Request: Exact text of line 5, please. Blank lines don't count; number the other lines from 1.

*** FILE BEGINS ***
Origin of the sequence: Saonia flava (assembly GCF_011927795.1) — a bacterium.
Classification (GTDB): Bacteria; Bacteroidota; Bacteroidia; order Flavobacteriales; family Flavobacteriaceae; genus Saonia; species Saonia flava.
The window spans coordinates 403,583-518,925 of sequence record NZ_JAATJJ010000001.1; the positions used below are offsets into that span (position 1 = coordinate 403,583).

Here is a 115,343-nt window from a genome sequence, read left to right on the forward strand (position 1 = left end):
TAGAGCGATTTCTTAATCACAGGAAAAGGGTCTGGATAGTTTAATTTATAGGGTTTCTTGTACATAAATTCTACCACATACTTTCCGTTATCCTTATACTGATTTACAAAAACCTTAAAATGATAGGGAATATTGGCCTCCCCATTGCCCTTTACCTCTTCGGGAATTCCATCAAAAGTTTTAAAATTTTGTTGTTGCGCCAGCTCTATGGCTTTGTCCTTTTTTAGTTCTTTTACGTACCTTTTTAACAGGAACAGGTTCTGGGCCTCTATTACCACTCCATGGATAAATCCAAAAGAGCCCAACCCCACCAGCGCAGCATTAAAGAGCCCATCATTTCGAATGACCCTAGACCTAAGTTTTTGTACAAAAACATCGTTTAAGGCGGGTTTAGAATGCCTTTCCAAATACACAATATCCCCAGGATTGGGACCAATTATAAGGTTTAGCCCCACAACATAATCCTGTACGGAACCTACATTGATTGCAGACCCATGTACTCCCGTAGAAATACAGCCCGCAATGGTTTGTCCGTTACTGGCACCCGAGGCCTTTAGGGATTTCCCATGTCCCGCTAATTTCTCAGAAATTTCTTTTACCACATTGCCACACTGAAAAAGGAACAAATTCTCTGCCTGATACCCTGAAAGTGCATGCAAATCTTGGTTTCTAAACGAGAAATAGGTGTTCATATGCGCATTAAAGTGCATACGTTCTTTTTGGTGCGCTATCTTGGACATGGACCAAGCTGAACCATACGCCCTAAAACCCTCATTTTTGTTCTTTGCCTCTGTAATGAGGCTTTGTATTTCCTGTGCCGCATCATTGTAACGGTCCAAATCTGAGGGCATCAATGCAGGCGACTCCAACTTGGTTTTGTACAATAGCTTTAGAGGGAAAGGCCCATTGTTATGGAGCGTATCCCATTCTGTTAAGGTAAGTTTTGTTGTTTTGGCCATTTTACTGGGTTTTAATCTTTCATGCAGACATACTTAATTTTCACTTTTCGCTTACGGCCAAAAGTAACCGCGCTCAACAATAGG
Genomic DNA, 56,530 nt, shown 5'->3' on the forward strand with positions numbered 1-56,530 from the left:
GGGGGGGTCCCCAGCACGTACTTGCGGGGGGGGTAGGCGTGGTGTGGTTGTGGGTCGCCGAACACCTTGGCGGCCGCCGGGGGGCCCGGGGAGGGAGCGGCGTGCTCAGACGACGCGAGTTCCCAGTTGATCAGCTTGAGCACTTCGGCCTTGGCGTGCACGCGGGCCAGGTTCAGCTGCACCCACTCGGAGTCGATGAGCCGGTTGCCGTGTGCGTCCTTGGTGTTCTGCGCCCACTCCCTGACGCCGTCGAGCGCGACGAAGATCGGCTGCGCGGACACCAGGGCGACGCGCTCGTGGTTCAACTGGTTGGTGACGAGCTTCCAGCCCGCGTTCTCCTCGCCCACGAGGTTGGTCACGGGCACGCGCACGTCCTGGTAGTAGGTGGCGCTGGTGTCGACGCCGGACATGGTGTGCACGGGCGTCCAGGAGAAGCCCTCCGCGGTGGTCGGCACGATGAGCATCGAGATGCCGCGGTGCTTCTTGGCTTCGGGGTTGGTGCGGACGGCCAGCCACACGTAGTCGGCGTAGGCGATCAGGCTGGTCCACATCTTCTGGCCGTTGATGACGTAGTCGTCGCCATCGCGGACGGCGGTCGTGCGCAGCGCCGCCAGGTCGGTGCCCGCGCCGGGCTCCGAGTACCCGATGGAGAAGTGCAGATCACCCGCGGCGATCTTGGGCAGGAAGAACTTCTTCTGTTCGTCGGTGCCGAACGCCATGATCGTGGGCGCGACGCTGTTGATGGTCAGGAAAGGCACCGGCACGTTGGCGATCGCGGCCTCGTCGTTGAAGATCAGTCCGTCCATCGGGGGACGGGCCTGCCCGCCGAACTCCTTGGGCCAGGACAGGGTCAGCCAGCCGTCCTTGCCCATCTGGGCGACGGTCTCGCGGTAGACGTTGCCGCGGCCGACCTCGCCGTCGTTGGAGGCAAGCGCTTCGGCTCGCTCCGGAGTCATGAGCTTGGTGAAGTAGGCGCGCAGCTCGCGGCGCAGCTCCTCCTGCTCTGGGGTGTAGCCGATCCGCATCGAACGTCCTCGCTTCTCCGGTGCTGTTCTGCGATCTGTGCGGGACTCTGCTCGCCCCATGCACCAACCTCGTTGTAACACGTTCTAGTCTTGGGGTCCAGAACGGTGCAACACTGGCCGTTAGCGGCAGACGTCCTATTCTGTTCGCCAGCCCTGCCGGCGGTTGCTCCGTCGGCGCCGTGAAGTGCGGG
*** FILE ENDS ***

TAGAGCGATTTCTTAATCACAGGAAAAGGGTCTGGATAGTTTAATTTATAGGGTTTCTTGTACATAAATTCTACCACATACTTTCCGTTATCCTTATACTGATTTACAAAAACCTTAAAATGATAGGGAATATTGGCCTCCCCATTGCCCTTTACCTCTTCGGGAATTCCATCAAAAGTTTTAAAATTTTGTTGTTGCGCCAGCTCTATGGCTTTGTCCTTTTTTAGTTCTTTTACGTACCTTTTTAACAGGAACAGGTTCTGGGCCTCTATTACCACTCCATGGATAAATCCAAAAGAGCCCAACCCCACCAGCGCAGCATTAAAGAGCCCATCATTTCGAATGACCCTAGACCTAAGTTTTTGTACAAAAACATCGTTTAAGGCGGGTTTAGAATGCCTTTCCAAATACACAATATCCCCAGGATTGGGACCAATTATAAGGTTTAGCCCCACAACATAATCCTGTACGGAACCTACATTGATTGCAGACCCATGTACTCCCGTAGAAATACAGCCCGCAATGGTTTGTCCGTTACTGGCACCCGAGGCCTTTAGGGATTTCCCATGTCCCGCTAATTTCTCAGAAATTTCTTTTACCACATTGCCACACTGAAAAAGGAACAAATTCTCTGCCTGATACCCTGAAAGTGCATGCAAATCTTGGTTTCTAAACGAGAAATAGGTGTTCATATGCGCATTAAAGTGCATACGTTCTTTTTGGTGCGCTATCTTGGACATGGACCAAGCTGAACCATACGCCCTAAAACCCTCATTTTTGTTCTTTGCCTCTGTAATGAGGCTTTGTATTTCCTGTGCCGCATCATTGTAACGGTCCAAATCTGAGGGCATCAATGCAGGCGACTCCAACTTGGTTTTGTACAATAGCTTTAGAGGGAAAGGCCCATTGTTATGGAGCGTATCCCATTCTGTTAAGGTAAGTTTTGTTGTTTTGGCCATTTTACTGGGTTTTAATCTTTCATGCAGACATACTTAATTTTCACTTTTCGCTTACGGCCAAAAGTAACCGCGCTCAACAATAGG